DKR Wire Chair Checkerby Charles & Ray Eames, 1951 — 835,00 €
|Product type||Multi-purpose chair|
Dimensions without covers (Bikini)
|Material||Steel wire, chrome plated or coloured powder coated|
|Variants||Also available without covers as DKR Wire Chair
Optionally available with glides for carpet (outdoor suitable) or felt glides for hard floors (not suitable for outdoor use)
Frame with old seat height still available on request as a replacement part
|Function & Properties||Not stackable|
|Care||A soft, damp cloth and a mild, neutral detergent is recommended to clean the plastic surfaces.
Dust can be simply vacuumed. For the treatment of stains, please use a damp cloth and a mild, neutral detergent.
Professional cleaning should be done in the assembled state, using upholstery foam or using a mobile washer-extractor.
|Museums||MoMA, New York|
|Certificates & Sustainability||The Vitra Eames DKR is:
contains 21% recycled material
Vitra conform to
ISO 90001: 2008 (Quality management systems)
ISO 14001: 2004 (Environmental management systems)
|Product family||Eames Wire Chairs
|Datasheet||Click for more information (ca. 1,1 MB).
With the DKR Wire Chair, the designers Charles and Ray Eames developed a formal adaptation of their legendary Plastic Chairs; however, instead of fiberglass, the Eames realised the one-piece seat shell with welded steel wire. The striking feature of the Vitra Wire Chair DKR is the symbiosis of the seat and frame combined with the organic shape of the seat shell. The so-called Eiffel Tower frame finds its optical equivalent in the close-meshed steel framework of the seat shell. As with the Eames Plastic Chairs, the seat shell of the Vitra Wire Chair can also be combined with various frames. The Wire Chair, Vitra has been producing the Eames chair since the 1950s. In addition, in 2013/14, Vitra developed a black powder coated version, the DKR Black, which is also suitable for outdoor use, and launched the DKW, with a seat shell of steel wire combined with the wooden frame known from the Eames DSW
In the history of twentieth-century design Ray and Charles Eames are unquestionably among the key protagonists, and their designs have lost none of their relevance to this day. In 1940, Ray Kaiser and Charles Eames met at the Cranbrook Academy where they collaborated on the "Organic Furniture in Home Furnishings" contest and got married the following year. In 1943 they founded the Eames Studio in Venice, California, where in the following years not only the legendary Eames furniture designs, but also textile designs, films, toys and architectural designs were created. The Vitra Wire Chair was launched in 1951, shortly after the Plastic Chairs. Until the death of Charles Eames and the subsequent closure of Eames Studios in 1978, many more designs were added that are now among the design icons of the twentieth century, including the Eames Lounge Chair and Aluminium Group.
Vitra's company history has been closely associated with designers Charles and Ray Eames since the early 1950s. In 1953, company founders Willi and Erika Fehlbaum discovered Eames' chairs in a New York shop window, after which they sought the production licenses from American manufacturer Herman Miller. After some negotiations, Vitra finally acquired the manufacturing rights to the Eames' furniture for and therefore also to the Wire Chair. Vitra was the only licensed manufacturer to start producing for Europe and Asia. The Fehlbaum's were also in close contact with Charles and Ray Eames personally, so the Eames archive went to Vitra after the death of the two designers - and not to Herman Miller. In addition to the Eames classics, the company also produces contemporary designer chairs and tables. In addition, Vitra maintains the Vitra Campus´in Weil am Rhein, where not only exhibitions on design and architecture are shown, but whose impressive architecture is regularly extended by through new buildings by leading architects.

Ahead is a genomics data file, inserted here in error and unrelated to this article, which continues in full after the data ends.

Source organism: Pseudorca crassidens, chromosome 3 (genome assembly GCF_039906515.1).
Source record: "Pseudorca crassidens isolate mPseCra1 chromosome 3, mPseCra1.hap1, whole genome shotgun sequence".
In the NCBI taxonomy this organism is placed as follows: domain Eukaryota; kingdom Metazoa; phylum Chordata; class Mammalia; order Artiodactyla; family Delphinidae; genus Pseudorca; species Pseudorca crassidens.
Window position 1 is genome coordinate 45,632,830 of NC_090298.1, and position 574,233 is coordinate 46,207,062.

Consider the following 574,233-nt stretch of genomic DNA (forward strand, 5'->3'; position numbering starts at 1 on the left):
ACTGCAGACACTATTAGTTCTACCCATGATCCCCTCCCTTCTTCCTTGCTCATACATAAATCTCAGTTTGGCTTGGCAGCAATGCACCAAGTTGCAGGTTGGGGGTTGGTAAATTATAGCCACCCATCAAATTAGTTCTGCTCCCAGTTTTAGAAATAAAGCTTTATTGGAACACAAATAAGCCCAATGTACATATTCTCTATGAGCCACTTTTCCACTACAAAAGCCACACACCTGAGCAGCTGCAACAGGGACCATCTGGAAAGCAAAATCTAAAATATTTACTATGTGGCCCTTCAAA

The 1951 designed DKR Wire Chair was originally produced by the American furniture manufacturer Herman Miller. After Erika and Willi Fehlbaum had acquired the production licenses of Eames' furniture for Vitra, production for Europe began in the 1950s. The Vitra Wire Chair DKR consists of a seat shell made of bent and welded steel wire and a four-leg base made of steel wire struts. The seat shell is optionally available without upholstery or with a seat cushion or with seat and back cushions made of Hopsak or leather. Because of the bipartite arrangement of the triangular cushions, the chair also became known as the Vitra Wire Chair Bikini. Like all Vitra furniture, the DKR Wire Chair is made only from high-quality materials and subjected to strict controls during production. Thus, the Eames DKR is characterized not only because of its perfect design, but also because of its stability by timelessness. This claim also forms a cornerstone of Vitra's corporate philosophy, whereby the inventory of furniture represents an important contribution to the sustainable use of resources over generations.
In terms of contemporary history, the Eames furniture designs are related to the functionalism of post-war American modernism: in other words, Charles and Ray Eames developed clear, functional designs, such as the Plastic Chairs, which are tailored to the public's needs, and often arising from experimentation with advanced production methods and new materials. Above all else, the Vitra Wire Chair DKR has an aesthetic that is clearly reminiscent of the pop culture that developed in the 1950s. This pop culture brought decorative elements back into the foreground and increasingly addressed the aesthetics of an everyday, often banal and suddenly accessible world of goods. With the cool shiny steel wire and the "lascivious" padding that hints at the shape of a bikini, the Vitra Wire Chair Bikini stands for the decadent pop of the 1950s in America.